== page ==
The best way to optimize the growth of an indoor plant is by providing plenty of quality plant fertilizer to the potting soil.
Anyone with experience growing plants knows just how important fertilizer can be. It is the way we feed our gardens to ensure they have all the essential nutrients to develop and continue to thrive.
Five ways to successfully feed house plants include keeping a routine schedule, choosing quality brands, providing plenty of water, factoring in the elements, and always following the instructions.
Fertilizer is particularly important when growing house plants because they do not get abundant nutrients in the soil. For the best results when fertilizing your indoor greens, follow the simple steps below.
1. Keep a Strict Schedule
Most people know just how important it is to water your plants on a strict schedule. However, they tend to forget it is just as important to ensure you are feeding them often as well.
Granted, you won’t be fertilizing your flowering plants nearly as much as you will be watering them, but keeping the soil full of much-needed nutrients is key to a healthy garden.
While each specific houseplant fertilizer will be a little different when it comes to the frequency of use, typically indoor plants require a little food every couple of months.
2. Choose the Best Option for Your Plants
The market is full of fertilizers and indoor plant food options you can choose from when preparing your plants for optimal growth, and most are probably pretty decent options. However, you should never settle for less than the best fertilizer when it comes to the quality of food you give to your indoor garden.
When purchasing houseplant fertilizer, check the labels and ensure you are getting all of the nutrients your plants require (nitrogen, phosphorus, and potassium, as well as a few others).
After that, there are a few other things you may want to consider.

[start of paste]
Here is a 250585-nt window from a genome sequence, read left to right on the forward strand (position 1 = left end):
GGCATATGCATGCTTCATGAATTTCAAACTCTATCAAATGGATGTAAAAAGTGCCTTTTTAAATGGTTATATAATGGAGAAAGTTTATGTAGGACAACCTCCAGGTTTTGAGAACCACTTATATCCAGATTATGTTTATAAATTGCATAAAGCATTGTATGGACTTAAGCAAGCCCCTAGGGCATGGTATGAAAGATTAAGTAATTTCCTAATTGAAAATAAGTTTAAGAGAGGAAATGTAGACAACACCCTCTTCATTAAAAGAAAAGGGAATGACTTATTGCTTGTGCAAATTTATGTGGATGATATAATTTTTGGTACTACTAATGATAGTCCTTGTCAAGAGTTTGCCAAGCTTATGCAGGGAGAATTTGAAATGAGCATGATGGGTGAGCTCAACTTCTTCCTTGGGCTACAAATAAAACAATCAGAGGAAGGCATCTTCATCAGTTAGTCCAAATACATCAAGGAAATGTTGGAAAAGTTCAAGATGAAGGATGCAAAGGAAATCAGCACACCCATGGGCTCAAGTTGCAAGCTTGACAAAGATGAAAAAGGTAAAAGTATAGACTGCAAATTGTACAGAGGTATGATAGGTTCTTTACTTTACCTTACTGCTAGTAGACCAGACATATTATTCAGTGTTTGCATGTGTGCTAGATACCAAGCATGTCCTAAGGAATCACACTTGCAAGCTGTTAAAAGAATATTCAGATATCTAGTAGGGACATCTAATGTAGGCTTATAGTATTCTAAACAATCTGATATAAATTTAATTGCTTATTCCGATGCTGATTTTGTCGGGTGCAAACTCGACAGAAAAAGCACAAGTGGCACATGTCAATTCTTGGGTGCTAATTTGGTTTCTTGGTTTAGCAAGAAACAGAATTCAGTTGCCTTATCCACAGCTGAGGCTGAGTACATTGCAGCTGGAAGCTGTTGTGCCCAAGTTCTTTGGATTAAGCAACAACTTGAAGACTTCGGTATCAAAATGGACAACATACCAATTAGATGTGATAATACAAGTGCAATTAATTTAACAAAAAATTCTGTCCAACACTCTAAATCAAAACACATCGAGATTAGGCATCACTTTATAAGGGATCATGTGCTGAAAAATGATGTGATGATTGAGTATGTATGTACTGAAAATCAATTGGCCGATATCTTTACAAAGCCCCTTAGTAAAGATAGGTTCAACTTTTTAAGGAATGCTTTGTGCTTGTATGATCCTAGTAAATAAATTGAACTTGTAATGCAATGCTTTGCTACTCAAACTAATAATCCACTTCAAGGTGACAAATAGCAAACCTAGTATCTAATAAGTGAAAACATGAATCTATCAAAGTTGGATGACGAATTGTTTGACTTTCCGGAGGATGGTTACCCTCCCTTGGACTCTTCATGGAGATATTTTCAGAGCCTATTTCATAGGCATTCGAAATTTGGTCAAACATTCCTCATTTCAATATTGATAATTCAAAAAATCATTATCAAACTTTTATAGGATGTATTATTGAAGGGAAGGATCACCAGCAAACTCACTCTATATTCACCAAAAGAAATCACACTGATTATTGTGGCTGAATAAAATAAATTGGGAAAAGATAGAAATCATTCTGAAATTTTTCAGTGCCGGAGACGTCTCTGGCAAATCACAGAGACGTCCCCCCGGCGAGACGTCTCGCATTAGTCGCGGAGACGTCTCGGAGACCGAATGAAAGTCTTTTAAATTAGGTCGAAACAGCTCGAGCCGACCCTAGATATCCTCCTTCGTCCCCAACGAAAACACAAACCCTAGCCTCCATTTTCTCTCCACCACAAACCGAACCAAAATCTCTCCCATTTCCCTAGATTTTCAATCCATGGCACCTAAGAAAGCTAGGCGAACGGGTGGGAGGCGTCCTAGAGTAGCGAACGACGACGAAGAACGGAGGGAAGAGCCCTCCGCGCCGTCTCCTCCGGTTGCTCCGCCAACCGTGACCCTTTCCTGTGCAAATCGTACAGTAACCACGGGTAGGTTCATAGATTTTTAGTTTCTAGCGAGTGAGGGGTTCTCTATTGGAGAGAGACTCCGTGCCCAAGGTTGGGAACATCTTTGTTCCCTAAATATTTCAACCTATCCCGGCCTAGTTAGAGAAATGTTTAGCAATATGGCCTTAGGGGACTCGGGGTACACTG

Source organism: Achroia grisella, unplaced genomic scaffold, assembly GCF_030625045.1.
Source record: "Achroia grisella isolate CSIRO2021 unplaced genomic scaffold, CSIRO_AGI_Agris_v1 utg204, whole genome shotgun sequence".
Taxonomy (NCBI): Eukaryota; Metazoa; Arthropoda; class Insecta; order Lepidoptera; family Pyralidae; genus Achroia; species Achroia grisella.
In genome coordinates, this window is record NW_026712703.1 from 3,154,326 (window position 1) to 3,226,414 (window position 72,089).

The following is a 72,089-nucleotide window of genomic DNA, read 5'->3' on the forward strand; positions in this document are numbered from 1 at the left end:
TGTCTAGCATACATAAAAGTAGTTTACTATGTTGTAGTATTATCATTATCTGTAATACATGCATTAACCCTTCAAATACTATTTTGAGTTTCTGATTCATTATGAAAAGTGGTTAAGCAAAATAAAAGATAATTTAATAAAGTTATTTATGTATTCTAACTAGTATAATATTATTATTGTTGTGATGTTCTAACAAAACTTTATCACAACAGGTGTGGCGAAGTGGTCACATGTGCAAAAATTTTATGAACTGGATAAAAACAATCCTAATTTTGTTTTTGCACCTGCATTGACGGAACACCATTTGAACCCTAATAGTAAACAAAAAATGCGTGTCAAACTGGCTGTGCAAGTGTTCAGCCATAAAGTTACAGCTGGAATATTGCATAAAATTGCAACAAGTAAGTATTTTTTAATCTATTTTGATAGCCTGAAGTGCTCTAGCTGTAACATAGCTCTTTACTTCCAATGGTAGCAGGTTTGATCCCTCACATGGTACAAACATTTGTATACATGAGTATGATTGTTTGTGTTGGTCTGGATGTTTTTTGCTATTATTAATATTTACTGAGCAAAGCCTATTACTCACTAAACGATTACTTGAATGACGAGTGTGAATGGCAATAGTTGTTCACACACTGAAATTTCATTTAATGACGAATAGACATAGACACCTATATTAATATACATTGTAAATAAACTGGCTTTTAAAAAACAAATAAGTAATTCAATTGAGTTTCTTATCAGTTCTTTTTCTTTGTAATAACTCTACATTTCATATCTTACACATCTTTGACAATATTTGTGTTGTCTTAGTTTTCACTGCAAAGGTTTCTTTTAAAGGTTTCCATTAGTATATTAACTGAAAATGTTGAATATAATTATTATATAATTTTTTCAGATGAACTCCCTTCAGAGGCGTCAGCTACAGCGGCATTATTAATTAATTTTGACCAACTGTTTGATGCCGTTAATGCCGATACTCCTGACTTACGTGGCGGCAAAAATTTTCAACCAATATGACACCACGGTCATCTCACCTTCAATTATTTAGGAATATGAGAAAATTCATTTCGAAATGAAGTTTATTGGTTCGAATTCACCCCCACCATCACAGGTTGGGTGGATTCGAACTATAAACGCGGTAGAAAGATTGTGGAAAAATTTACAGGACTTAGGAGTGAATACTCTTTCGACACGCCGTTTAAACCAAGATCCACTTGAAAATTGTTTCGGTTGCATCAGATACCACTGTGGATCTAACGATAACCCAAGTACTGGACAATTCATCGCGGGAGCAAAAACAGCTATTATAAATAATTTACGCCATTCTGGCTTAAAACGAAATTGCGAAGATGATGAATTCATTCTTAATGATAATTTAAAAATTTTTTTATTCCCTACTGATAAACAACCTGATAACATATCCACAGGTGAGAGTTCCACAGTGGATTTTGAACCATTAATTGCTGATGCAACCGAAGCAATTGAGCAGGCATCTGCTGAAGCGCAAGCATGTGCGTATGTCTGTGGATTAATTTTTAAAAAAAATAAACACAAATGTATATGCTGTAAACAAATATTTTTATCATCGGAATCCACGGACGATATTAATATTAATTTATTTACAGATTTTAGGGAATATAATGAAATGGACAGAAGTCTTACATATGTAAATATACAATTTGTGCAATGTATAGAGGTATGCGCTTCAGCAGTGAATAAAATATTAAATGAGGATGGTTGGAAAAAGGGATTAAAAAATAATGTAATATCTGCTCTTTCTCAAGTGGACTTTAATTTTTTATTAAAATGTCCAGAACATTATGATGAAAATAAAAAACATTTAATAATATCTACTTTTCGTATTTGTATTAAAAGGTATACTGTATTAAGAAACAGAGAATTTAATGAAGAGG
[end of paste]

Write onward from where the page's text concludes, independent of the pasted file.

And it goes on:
Synthetic or Organic?
Synthetic fertilizers are lab-created products that will give your indoor plants the nutrients they need with a much more affordable price tag.
Organic fertilizer is a natural way to feed your plants and is a safer alternative. However, you are going to pay more for these products.
Liquid, Granular, or Slow-release Fertilizer?
There are three types of fertilizers you can choose from that provide nutrients to the plant in different ways.
- Liquid fertilizer will absorb into the potting soil quickly and feed the plants right away.
- Granular fertilizer works similarly to liquid plant food. However, it starts as a solid pellet mixed into the potting mix and dissolves once it comes into contact with water.
- Slow-release fertilizers come in many options such as sticks, tablets, etc. These are plant food products placed into the soil that slowly release the nutrients they need over time.
There is no “one size fits all” for fertilizing your house plants. Choose the product that works best for you and that you feel the most comfortable using.
3. Provide Plenty of Water
What is one thing all fertilizers have in common? How it is carried to the plant’s root system. Water is crucial when it comes to adding fertilizer to help provide adequate nutrition to your indoor garden.
Aside from delivering the fertilizer to your plants, water will also help keep them healthy and will help them cope with the stress of fertilizing.
4. Be Careful When Temperatures Change
Did you know that plant fertilizer causes stress and fatigue to plants? Not many people do, but it is true, and it can actually cause more harm than good if you decide to feed your plants when the temperatures get too hot or too cold.